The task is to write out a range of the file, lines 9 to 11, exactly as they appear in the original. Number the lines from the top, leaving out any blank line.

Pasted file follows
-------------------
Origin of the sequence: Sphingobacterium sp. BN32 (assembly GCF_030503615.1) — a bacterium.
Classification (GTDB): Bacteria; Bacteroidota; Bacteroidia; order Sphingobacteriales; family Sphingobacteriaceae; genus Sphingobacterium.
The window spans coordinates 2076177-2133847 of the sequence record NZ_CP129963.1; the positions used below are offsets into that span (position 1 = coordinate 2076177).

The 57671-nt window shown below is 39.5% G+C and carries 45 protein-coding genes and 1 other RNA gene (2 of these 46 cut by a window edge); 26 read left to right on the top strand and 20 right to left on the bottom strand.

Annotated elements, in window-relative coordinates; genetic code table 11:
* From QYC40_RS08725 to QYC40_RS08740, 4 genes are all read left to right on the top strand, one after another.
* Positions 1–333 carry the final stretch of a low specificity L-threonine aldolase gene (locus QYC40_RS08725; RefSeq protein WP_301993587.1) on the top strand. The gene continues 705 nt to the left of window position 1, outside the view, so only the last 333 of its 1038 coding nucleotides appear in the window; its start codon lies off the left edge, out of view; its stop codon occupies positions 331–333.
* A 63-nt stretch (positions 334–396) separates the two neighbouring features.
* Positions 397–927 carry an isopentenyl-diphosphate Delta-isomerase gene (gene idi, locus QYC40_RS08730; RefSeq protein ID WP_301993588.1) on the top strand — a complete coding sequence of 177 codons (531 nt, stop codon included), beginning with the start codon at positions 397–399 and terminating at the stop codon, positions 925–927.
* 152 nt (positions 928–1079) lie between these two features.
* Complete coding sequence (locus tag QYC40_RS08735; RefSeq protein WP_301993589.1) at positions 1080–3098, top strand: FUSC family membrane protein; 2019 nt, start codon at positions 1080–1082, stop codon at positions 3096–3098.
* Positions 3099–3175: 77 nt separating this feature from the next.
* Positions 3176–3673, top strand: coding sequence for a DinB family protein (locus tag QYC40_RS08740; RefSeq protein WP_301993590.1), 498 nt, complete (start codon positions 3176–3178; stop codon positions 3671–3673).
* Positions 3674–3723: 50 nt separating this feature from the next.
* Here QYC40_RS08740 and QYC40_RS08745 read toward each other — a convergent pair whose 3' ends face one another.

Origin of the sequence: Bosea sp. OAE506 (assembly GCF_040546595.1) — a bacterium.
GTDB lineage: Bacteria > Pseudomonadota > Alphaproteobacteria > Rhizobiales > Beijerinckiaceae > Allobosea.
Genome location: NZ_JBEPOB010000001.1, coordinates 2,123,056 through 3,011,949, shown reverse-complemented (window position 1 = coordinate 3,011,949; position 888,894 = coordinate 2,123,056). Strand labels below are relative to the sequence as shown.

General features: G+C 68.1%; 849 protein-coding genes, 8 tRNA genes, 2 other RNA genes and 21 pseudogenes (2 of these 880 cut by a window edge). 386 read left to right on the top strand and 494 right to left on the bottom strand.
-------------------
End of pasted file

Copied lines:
* Positions 397–927 carry an isopentenyl-diphosphate Delta-isomerase gene (gene idi, locus QYC40_RS08730; RefSeq protein ID WP_301993588.1) on the top strand — a complete coding sequence of 177 codons (531 nt, stop codon included), beginning with the start codon at positions 397–399 and terminating at the stop codon, positions 925–927.
* 152 nt (positions 928–1079) lie between these two features.
* Complete coding sequence (locus tag QYC40_RS08735; RefSeq protein WP_301993589.1) at positions 1080–3098, top strand: FUSC family membrane protein; 2019 nt, start codon at positions 1080–1082, stop codon at positions 3096–3098.